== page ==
A new Australian study has shows female genital mutilation leads to an increased risk of death in newborn babies.
The study has been published in medical journal, The Lancet, and involved more than 28,000 women in six African countries: Burkina Faso, Ghana, Kenya, Nigeria, Senegal and Sudan.
The author of the study, Australian National University Associate Professor Emily Banks, says the procedure causes an extra one to two deaths per 100 deliveries.
Professor Banks says the study's results are being used in campaigns to try to stamp out the practice.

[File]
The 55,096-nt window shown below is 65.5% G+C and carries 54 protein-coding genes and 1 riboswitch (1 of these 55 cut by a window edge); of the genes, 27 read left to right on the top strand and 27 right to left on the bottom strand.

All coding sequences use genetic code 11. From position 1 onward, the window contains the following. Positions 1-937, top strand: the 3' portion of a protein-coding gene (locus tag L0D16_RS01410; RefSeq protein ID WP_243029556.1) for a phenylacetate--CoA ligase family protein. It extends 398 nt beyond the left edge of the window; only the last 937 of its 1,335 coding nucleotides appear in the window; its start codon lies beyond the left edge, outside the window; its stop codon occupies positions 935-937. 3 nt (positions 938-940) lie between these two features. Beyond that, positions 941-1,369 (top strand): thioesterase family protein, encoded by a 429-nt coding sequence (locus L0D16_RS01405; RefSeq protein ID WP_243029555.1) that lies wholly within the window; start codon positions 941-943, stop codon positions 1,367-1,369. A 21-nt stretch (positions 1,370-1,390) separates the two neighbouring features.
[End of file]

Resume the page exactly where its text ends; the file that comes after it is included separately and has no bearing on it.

"What we're seeing here is something that's happening during labour, so I think it's fair to say that there's something about women who've had female genital mutilation that means that their labours don't go as well and their babies are more likely to be distressed and they're more likely to die," she said.
Professor Banks says it is the most reliable study on the topic to date.
"There was quite a lot of questions about whether female genital mutilation really did impact on child birth, and now we know that it does," she said.